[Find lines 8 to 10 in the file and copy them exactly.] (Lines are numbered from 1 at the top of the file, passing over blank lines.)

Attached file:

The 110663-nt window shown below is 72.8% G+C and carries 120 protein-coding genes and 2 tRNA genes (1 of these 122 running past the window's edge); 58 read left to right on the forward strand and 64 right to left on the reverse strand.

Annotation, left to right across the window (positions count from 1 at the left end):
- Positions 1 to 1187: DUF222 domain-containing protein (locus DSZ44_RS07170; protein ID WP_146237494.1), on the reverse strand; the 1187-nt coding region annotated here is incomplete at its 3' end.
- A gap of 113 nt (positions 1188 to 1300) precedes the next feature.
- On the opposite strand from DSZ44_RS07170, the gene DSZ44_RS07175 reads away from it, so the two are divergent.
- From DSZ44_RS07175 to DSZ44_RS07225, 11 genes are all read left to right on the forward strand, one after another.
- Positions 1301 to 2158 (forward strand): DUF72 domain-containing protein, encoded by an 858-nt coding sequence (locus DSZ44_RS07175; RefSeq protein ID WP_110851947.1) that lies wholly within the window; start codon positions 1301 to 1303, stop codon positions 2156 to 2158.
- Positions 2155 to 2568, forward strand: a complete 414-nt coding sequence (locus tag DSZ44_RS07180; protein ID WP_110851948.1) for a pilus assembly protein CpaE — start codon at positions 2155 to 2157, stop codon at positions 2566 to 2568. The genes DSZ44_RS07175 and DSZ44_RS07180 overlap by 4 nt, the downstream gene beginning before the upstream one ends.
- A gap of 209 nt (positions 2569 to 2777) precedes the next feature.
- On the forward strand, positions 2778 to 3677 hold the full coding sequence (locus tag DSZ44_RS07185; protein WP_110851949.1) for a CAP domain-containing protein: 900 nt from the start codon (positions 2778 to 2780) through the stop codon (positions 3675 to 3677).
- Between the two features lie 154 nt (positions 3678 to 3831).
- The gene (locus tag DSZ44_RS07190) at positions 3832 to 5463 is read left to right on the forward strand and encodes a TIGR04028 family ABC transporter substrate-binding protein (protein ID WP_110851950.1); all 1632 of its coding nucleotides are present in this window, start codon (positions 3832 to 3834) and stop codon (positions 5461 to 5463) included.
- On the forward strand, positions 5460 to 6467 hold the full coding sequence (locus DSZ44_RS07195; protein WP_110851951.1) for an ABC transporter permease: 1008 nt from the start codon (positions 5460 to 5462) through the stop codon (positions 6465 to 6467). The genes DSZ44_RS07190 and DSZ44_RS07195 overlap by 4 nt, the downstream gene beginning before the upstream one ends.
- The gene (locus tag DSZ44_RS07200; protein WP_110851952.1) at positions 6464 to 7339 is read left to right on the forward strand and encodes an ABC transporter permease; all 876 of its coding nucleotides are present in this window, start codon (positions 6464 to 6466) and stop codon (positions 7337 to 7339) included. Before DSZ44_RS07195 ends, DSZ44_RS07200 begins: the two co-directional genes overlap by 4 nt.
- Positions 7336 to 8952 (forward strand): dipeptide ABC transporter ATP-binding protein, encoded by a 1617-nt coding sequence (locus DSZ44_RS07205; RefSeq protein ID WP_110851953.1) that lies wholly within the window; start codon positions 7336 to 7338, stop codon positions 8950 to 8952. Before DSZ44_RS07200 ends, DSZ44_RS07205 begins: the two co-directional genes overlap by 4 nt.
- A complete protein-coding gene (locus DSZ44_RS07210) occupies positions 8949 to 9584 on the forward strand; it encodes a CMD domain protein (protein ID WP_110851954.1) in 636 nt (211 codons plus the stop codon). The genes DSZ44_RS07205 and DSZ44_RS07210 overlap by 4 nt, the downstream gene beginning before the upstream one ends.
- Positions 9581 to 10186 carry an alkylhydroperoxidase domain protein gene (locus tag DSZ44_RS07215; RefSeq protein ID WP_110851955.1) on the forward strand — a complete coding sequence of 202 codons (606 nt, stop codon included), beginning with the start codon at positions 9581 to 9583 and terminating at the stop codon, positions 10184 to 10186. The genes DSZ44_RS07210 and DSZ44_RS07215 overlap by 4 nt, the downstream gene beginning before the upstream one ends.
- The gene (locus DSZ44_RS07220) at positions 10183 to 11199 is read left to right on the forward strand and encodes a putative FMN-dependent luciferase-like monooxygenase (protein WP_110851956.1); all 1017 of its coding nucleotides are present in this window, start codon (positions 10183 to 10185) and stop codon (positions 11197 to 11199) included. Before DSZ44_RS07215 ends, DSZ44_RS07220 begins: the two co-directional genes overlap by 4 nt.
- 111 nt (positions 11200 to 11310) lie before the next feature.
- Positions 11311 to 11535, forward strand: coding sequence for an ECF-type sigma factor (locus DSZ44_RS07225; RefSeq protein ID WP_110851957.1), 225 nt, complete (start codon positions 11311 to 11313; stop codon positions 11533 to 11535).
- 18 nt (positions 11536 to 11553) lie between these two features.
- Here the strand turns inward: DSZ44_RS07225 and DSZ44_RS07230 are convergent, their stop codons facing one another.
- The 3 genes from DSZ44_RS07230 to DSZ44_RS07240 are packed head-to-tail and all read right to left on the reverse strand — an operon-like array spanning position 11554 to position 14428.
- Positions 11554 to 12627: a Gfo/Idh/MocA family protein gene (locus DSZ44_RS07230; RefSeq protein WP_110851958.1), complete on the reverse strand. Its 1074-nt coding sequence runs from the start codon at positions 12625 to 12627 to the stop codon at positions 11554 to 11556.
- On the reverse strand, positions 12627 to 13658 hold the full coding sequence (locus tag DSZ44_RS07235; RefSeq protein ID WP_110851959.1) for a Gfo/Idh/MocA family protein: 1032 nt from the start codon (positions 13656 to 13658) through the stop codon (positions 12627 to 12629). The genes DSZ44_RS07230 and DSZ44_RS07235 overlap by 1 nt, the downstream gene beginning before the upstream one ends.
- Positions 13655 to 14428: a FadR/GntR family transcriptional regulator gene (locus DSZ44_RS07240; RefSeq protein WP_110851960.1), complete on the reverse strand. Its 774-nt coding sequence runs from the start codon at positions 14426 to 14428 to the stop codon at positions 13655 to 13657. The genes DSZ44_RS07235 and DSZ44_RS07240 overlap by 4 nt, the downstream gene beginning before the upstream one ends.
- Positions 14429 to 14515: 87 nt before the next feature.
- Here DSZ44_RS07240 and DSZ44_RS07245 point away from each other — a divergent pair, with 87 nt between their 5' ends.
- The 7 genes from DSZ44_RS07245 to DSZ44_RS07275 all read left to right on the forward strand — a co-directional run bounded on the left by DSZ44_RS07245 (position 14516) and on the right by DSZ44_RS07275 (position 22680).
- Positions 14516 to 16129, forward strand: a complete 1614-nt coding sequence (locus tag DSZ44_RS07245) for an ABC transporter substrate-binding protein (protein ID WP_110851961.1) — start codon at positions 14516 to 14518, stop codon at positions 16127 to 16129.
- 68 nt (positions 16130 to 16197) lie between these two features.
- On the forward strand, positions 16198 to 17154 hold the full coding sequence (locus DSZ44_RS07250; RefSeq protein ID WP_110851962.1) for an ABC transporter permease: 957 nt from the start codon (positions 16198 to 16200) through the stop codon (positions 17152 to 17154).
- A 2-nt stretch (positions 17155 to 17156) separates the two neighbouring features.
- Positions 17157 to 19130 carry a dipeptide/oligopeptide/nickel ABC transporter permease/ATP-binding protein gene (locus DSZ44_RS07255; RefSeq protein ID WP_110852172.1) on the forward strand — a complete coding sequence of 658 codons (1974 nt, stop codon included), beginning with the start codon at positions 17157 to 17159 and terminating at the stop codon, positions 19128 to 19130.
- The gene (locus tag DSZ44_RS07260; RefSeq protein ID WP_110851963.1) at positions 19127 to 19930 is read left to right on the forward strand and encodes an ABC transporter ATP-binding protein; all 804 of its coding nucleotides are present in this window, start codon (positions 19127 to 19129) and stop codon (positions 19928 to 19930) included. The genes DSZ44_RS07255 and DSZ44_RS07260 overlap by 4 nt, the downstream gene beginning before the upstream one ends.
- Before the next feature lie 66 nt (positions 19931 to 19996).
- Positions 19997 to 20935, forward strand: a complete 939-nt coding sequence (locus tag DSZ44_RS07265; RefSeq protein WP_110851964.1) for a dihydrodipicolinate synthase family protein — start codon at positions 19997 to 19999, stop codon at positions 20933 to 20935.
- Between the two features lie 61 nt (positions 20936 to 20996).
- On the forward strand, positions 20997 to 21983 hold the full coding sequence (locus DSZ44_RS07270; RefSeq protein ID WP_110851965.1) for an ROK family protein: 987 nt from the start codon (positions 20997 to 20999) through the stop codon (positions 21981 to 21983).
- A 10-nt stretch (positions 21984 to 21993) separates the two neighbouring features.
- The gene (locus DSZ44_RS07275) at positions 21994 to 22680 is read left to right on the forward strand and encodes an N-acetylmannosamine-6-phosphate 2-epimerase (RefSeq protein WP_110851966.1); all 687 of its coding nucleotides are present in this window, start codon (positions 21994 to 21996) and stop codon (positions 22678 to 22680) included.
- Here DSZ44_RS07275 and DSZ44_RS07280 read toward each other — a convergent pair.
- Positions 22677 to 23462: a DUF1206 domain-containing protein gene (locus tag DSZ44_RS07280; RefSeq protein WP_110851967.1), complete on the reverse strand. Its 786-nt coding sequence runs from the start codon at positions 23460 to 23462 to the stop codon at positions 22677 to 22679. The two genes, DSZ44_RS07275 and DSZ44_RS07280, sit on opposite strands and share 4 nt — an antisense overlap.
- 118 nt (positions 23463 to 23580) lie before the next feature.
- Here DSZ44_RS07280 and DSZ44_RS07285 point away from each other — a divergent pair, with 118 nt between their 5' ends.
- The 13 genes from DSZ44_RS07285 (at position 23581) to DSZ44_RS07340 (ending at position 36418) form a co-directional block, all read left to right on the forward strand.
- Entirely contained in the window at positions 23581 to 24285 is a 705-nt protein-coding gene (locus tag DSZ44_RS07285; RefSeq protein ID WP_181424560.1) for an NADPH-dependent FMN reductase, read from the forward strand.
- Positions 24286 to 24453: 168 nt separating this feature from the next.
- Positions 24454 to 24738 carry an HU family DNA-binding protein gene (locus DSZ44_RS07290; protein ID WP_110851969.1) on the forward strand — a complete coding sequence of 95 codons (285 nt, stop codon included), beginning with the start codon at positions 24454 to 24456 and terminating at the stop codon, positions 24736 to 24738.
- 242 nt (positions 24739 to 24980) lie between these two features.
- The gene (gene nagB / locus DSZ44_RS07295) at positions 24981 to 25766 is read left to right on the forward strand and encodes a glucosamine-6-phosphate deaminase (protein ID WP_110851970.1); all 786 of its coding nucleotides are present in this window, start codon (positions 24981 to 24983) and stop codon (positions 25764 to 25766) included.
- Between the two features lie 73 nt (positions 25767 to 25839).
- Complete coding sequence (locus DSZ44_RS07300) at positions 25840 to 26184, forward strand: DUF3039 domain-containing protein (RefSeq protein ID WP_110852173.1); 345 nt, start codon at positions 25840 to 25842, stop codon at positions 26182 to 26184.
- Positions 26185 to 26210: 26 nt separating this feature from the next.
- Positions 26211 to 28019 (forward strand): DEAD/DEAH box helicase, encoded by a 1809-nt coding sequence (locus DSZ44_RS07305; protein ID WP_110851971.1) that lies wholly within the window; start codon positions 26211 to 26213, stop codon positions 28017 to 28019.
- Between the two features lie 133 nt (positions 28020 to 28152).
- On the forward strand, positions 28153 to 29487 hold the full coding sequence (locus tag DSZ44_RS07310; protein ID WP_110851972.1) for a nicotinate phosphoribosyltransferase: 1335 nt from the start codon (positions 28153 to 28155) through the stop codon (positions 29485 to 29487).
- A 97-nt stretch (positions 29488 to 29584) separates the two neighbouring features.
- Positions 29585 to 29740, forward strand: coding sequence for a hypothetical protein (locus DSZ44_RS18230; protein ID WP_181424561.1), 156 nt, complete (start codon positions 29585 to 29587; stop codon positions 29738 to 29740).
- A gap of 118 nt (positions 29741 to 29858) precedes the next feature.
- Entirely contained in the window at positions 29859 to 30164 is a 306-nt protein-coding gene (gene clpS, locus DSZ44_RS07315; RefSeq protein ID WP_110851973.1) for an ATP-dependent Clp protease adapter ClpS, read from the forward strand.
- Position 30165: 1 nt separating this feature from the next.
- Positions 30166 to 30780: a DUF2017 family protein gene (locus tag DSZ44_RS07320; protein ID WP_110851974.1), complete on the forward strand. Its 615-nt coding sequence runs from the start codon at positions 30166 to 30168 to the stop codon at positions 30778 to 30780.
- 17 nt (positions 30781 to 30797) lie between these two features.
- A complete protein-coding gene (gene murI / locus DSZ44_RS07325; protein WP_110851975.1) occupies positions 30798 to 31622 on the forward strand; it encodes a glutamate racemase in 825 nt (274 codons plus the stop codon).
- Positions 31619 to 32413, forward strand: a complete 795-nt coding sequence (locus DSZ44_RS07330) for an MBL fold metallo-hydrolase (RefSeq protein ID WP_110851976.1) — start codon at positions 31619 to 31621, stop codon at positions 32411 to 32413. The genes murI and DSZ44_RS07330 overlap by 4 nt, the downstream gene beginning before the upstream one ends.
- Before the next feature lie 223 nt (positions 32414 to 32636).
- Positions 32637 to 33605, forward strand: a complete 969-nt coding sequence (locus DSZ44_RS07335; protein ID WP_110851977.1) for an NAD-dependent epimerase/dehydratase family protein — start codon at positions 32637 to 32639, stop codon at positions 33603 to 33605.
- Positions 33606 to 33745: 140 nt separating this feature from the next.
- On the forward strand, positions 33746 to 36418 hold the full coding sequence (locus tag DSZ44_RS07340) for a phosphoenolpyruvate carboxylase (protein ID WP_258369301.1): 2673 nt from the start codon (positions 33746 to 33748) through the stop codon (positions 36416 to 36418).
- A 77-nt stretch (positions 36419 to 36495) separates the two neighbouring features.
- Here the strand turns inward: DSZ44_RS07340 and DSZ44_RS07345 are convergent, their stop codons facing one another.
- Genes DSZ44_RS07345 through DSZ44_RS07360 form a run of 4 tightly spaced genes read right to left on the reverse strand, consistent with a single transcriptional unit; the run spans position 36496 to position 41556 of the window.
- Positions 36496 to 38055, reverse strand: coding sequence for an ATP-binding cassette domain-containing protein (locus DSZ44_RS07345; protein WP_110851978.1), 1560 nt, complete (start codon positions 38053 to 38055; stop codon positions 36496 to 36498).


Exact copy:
- Positions 2155 to 2568, forward strand: a complete 414-nt coding sequence (locus tag DSZ44_RS07180; protein ID WP_110851948.1) for a pilus assembly protein CpaE — start codon at positions 2155 to 2157, stop codon at positions 2566 to 2568. The genes DSZ44_RS07175 and DSZ44_RS07180 overlap by 4 nt, the downstream gene beginning before the upstream one ends.
- A gap of 209 nt (positions 2569 to 2777) precedes the next feature.
- On the forward strand, positions 2778 to 3677 hold the full coding sequence (locus tag DSZ44_RS07185; protein WP_110851949.1) for a CAP domain-containing protein: 900 nt from the start codon (positions 2778 to 2780) through the stop codon (positions 3675 to 3677).